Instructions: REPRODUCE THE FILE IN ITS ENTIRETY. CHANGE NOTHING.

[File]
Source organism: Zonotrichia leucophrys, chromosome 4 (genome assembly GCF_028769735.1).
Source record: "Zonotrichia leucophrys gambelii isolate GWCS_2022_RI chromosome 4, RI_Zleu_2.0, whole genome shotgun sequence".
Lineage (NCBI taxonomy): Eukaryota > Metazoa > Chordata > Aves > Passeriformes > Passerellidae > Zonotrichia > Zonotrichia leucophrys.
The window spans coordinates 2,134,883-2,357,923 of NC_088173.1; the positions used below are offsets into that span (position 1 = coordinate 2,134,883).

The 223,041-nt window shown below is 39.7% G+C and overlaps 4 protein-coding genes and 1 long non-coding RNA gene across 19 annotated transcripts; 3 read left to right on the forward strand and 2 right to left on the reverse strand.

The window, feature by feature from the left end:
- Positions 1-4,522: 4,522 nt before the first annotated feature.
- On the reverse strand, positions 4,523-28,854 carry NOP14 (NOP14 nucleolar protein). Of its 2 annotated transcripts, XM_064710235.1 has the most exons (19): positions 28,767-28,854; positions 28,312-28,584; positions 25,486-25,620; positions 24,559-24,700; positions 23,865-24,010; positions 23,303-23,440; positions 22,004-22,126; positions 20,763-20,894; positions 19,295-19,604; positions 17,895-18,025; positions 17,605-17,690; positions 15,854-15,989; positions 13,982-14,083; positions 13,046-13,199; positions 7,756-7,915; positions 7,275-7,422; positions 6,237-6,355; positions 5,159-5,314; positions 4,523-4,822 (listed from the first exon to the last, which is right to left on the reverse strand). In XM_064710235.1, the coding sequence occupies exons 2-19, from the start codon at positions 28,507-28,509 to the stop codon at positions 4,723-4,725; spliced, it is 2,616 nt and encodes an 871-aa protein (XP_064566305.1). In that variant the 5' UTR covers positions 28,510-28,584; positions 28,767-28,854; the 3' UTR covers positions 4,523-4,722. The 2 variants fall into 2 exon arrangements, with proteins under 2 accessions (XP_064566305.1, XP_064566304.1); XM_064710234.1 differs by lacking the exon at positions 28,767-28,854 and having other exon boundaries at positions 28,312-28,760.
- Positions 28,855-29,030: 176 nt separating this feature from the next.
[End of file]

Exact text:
Source organism: Zonotrichia leucophrys, chromosome 4 (genome assembly GCF_028769735.1).
Source record: "Zonotrichia leucophrys gambelii isolate GWCS_2022_RI chromosome 4, RI_Zleu_2.0, whole genome shotgun sequence".
Lineage (NCBI taxonomy): Eukaryota > Metazoa > Chordata > Aves > Passeriformes > Passerellidae > Zonotrichia > Zonotrichia leucophrys.
The window spans coordinates 2,134,883-2,357,923 of NC_088173.1; the positions used below are offsets into that span (position 1 = coordinate 2,134,883).

The 223,041-nt window shown below is 39.7% G+C and overlaps 4 protein-coding genes and 1 long non-coding RNA gene across 19 annotated transcripts; 3 read left to right on the forward strand and 2 right to left on the reverse strand.

The window, feature by feature from the left end:
- Positions 1-4,522: 4,522 nt before the first annotated feature.
- On the reverse strand, positions 4,523-28,854 carry NOP14 (NOP14 nucleolar protein). Of its 2 annotated transcripts, XM_064710235.1 has the most exons (19): positions 28,767-28,854; positions 28,312-28,584; positions 25,486-25,620; positions 24,559-24,700; positions 23,865-24,010; positions 23,303-23,440; positions 22,004-22,126; positions 20,763-20,894; positions 19,295-19,604; positions 17,895-18,025; positions 17,605-17,690; positions 15,854-15,989; positions 13,982-14,083; positions 13,046-13,199; positions 7,756-7,915; positions 7,275-7,422; positions 6,237-6,355; positions 5,159-5,314; positions 4,523-4,822 (listed from the first exon to the last, which is right to left on the reverse strand). In XM_064710235.1, the coding sequence occupies exons 2-19, from the start codon at positions 28,507-28,509 to the stop codon at positions 4,723-4,725; spliced, it is 2,616 nt and encodes an 871-aa protein (XP_064566305.1). In that variant the 5' UTR covers positions 28,510-28,584; positions 28,767-28,854; the 3' UTR covers positions 4,523-4,722. The 2 variants fall into 2 exon arrangements, with proteins under 2 accessions (XP_064566305.1, XP_064566304.1); XM_064710234.1 differs by lacking the exon at positions 28,767-28,854 and having other exon boundaries at positions 28,312-28,760.
- Positions 28,855-29,030: 176 nt separating this feature from the next.